Coach Sally is Changing the Lives of Children Everywhere Through Basketball

Moving when you’re 12 years old is hard. Moving at any age is hard, but especially when you’re 12. Moving over 5,000 miles to a new country with a new language, to a town that most Americans can’t pinpoint on a map - that’s more than hard. That’s a 12 year-olds worst nightmare. Sally Nnamani did it when she was 12 and she survived. She overcame the nightmare. How, you ask? Basketball.

Basketball was a sport Sally played from a very young age, and it became a major part of her identity. After moving from Enugu, Nigeria to Warwick, New York - a suburban town 60 miles north of New York City - she continued to play the game. Not only did it provide comfort as something familiar to her in a foreign place, but it gave her the confidence she needed to find happiness in her new home despite severe culture shock. “I knew I’d always be connected to it,” Sally said matter-of-factly. Basketball helped her through the often-difficult middle school years and through the grind of high school, where she was exemplary on the court. So exemplary, in fact, that college recruiters came calling and she ended up committing to play Division-III basketball at Lehman College in New York City. After an outstanding four years, Sally graduated with honors and as a three-time captain of the women’s basketball team, who she helped lead to their first-ever appearance in the NCAA Division-III tournament in 2007.


Two years later, after receiving her graduate degree in International Development from The New School, Sally discovered PowerPlay NYC, a nonprofit dedicated to inspiring and educating girls through one-of-a-kind sports and academic enrichment programs. A fellow alum from The New School worked there and told Sally of a part-time coaching opportunity, which she saw an a chance for professional development: “I got into coaching because I wanted to improve my public speaking skills and I figured why not tie that to my element, which is sports.” Quickly, she found she enjoyed coaching, and was good at it. After a year of coaching she was asked to stay on for another year, but this time through a program called Coach Across America (CAA), run by a nonprofit - Up2Us Sports. “I had never heard of CAA or Up2Us Sports, but I thought this might be a great way to plug into the sports world and get my feet wet because I really loved coaching.”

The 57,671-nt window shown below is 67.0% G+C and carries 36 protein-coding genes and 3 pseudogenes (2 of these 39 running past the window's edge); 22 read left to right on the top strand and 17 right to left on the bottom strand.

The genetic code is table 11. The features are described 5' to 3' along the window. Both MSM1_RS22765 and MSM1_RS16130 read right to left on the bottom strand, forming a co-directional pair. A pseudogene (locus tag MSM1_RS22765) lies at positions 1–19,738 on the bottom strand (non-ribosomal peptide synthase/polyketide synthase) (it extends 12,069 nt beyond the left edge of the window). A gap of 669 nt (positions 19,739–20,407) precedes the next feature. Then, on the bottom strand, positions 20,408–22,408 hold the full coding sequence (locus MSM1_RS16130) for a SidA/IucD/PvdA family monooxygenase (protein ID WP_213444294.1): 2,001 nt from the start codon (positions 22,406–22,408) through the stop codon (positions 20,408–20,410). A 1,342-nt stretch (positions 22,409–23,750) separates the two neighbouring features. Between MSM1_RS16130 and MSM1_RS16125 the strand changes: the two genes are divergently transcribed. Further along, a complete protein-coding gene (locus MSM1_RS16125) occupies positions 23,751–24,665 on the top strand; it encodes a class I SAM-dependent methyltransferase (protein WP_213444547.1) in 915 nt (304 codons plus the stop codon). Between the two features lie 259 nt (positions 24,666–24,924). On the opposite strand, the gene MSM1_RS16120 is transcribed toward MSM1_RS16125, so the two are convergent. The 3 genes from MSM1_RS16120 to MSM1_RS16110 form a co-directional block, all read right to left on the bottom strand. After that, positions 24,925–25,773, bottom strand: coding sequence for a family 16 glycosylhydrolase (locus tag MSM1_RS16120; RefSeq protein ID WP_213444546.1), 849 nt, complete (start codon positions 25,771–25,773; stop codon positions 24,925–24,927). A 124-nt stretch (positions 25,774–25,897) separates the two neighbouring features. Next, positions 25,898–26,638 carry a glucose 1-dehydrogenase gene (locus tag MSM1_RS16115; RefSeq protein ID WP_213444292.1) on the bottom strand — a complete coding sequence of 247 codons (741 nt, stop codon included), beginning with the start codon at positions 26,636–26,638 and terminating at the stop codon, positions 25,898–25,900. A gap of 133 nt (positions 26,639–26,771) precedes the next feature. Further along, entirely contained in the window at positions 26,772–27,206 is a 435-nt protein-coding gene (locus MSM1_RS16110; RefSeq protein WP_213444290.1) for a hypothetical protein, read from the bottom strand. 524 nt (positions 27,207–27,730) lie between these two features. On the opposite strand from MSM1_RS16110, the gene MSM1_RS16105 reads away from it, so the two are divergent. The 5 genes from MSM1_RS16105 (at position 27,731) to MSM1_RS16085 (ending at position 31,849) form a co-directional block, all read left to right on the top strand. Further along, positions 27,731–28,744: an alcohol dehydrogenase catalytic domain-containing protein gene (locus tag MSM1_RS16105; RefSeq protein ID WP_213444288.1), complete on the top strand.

“I didn’t think I would like it, honestly.” This was Sally’s thought before heading to Boston for her first National Coach Training Institute. What could this program teach her that she didn’t know from a lifetime of playing basketball? She knew the game inside and out, had already spent a year with the girls at PowerPlay NYC and they loved her. She knew she was a good coach. But thanks to three intense days of workshops with emphasis on a trauma-sensitive approach to coaching and in-depth explanations on the difference between an SBYD-trained coach and a regular recreation coach, Sally had the tools to be a great coach. “I was really, really excited after Boston,” she said. Back at PowerPlay NYC, she told the staff about the training and they immediately began implementing lessons and strategies she had learned. “I pretty much revamped our curriculum to fit the SBYD approach and it’s been a great experience ever since.”